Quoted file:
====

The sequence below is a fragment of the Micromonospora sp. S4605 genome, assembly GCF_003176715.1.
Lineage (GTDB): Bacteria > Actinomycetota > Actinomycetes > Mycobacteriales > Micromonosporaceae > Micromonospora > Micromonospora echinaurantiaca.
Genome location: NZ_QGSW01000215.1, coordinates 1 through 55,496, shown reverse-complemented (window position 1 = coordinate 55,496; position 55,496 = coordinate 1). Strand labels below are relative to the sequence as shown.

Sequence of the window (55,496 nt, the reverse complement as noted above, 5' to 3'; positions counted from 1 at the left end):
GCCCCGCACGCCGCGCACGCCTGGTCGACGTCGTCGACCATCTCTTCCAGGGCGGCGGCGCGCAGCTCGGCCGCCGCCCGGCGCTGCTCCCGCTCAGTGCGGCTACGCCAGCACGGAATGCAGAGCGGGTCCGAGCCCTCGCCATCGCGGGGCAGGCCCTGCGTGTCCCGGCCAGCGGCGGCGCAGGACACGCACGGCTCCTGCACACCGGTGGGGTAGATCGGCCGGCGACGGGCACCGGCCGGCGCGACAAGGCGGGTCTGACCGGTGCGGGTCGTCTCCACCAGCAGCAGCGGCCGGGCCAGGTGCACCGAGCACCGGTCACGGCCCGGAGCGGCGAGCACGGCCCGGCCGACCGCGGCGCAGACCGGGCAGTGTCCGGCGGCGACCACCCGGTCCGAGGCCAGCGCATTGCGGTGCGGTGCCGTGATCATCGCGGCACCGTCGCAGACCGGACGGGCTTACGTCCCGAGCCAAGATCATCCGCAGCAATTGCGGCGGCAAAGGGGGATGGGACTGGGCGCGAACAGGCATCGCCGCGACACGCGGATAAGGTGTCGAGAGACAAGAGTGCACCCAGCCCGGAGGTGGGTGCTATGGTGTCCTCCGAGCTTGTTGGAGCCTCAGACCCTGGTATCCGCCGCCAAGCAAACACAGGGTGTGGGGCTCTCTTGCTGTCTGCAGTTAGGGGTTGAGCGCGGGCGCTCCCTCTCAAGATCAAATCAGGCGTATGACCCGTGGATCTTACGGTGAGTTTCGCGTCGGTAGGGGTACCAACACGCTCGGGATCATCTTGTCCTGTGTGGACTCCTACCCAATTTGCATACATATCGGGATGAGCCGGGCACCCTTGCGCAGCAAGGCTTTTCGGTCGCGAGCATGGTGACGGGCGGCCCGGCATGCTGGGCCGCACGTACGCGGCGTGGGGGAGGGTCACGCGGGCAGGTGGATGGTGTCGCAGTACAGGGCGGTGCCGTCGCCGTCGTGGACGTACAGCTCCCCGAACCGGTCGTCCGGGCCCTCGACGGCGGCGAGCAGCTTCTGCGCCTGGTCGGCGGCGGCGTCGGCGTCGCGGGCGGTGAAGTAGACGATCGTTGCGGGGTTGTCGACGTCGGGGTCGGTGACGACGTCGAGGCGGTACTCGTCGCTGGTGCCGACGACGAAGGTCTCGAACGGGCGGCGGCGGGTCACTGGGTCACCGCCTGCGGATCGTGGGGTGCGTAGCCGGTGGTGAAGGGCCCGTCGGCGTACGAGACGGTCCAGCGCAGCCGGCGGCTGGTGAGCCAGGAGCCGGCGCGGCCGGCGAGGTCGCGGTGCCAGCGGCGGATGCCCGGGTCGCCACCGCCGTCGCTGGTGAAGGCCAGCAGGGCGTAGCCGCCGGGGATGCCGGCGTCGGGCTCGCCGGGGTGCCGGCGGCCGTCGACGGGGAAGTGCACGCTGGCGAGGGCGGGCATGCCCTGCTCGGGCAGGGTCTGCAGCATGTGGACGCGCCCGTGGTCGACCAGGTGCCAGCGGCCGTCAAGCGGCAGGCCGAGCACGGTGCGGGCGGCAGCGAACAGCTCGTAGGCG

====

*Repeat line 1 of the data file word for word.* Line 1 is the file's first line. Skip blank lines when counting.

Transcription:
The sequence below is a fragment of the Micromonospora sp. S4605 genome, assembly GCF_003176715.1.